Tolliver Roberts, 88, an extremely accomplished and courageous woman, was the first African American to run the Mississippi Board of Education, in addition to serving for a time as the director of New Orleans branch of the Federal Reserve.
It was because of her mother’s sickness that Roberts left “Good Morning America” a day before her medical leave was officially supposed to start. On Friday’s program, co-anchor George Stephanopoulos announced that her mother had died.
“Robin did make it [home to Mississippi], to say goodbye,” he said.
Tom Cibrowski, senior executive producer of Good Morning America, distributed a note to staff members Thursday night about “Robin’s beautiful and inspiring mother” in which he wrote, “Robin arrived home with her sister Sally Ann forging through flooded and blocked roads to be with her beloved Mother in time to see her.”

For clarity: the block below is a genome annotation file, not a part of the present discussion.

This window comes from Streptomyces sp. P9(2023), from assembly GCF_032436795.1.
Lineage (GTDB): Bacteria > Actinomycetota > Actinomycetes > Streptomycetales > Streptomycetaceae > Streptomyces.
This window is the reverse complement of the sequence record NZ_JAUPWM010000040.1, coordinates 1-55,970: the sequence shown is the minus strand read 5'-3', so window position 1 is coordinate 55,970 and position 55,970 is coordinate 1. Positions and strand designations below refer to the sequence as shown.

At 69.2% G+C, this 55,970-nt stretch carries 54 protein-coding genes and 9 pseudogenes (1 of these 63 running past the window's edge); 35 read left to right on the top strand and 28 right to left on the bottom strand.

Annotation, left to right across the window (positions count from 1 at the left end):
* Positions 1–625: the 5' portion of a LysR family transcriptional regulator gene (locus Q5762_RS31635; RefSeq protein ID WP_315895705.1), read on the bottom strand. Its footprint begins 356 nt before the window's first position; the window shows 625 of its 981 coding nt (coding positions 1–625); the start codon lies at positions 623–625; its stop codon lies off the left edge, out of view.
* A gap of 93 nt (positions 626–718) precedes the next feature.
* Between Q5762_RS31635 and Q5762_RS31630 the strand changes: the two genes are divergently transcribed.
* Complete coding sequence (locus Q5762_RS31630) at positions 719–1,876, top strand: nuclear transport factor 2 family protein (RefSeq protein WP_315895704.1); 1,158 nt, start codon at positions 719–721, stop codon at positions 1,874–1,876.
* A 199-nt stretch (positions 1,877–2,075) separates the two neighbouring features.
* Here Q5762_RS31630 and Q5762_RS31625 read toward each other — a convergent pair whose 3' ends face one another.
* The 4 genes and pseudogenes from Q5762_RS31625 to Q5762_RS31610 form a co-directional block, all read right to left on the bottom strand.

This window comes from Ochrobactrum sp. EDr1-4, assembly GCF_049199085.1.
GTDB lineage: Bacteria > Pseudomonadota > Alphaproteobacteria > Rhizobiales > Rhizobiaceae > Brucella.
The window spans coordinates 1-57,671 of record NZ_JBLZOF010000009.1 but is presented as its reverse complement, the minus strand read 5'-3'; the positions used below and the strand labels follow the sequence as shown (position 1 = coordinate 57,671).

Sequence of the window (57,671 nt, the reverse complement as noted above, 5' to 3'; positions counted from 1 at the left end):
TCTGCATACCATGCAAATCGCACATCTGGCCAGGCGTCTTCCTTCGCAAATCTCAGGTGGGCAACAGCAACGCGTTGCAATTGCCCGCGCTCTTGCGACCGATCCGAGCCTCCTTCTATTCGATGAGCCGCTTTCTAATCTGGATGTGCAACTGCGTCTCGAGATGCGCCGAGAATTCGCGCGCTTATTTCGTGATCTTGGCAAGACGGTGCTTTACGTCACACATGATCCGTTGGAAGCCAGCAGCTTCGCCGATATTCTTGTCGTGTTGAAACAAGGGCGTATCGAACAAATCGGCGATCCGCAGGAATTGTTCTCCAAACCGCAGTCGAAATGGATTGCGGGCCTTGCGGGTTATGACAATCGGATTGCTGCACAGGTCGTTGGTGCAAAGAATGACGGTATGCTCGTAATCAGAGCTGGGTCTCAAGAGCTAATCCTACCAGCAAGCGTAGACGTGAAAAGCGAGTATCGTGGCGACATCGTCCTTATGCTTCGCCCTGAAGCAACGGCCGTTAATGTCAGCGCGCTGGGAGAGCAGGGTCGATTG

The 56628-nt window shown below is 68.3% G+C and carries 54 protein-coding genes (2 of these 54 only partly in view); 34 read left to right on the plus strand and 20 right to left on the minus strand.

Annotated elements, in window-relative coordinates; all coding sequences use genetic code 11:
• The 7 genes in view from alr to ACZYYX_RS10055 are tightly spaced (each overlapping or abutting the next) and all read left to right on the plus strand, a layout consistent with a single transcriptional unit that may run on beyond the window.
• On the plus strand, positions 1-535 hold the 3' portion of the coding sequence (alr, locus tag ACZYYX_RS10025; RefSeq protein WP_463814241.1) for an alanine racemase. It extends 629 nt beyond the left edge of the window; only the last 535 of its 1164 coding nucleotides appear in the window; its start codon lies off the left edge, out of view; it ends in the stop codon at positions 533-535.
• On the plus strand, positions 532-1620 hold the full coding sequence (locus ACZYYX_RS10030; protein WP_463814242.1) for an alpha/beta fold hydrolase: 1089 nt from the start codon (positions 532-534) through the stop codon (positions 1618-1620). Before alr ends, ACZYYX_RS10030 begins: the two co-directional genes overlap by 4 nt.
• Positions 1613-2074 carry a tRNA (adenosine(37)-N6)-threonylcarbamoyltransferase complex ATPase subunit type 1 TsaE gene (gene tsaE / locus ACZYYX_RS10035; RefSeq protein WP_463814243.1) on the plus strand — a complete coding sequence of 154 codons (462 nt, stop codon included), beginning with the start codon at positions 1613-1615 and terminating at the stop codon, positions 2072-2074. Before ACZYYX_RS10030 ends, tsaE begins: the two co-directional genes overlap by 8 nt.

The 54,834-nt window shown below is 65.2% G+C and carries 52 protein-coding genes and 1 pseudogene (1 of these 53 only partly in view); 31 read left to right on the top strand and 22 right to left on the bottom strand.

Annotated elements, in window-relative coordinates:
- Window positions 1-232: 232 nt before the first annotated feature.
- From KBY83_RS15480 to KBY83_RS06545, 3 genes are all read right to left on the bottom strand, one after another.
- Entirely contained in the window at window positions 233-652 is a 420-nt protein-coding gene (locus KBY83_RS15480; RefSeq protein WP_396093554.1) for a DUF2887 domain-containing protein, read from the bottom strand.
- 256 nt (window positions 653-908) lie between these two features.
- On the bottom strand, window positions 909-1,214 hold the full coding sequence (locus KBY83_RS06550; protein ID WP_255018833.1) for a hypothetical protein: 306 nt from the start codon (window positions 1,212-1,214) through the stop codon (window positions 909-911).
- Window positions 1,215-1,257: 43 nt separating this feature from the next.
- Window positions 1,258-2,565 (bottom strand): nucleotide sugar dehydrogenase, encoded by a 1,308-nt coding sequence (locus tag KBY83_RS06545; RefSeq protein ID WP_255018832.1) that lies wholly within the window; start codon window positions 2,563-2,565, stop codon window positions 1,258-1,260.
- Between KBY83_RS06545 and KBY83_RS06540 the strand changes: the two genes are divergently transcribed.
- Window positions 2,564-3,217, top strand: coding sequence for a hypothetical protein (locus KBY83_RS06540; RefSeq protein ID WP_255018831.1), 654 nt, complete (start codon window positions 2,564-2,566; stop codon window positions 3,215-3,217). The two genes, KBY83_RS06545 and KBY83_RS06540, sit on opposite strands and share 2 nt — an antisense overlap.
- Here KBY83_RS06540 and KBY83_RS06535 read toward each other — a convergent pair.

The message also stated: “It has always been clear where Robin got her strength, faith and spirit. You didn’t need to look far.”
Tolliver graduated in 1946 from Howard University, where she met her future husband, Lawrence Roberts, who became a member of the famed Tuskegee Airmen squadron that fought so heroically in World War II. Tolliver and Larry would have four children. Larry died unexpectedly of a heart attack in 2004.
Tolliver Roberts put many of her experiences down on paper in a book that she co-wrote with Robin called “My Story, My Song: Mother-Daughter
Reflections on Life and Faith” (Upper Room Books, April 2012).
The book brings together pivotal moments of her life and includes personal reflections from Robin.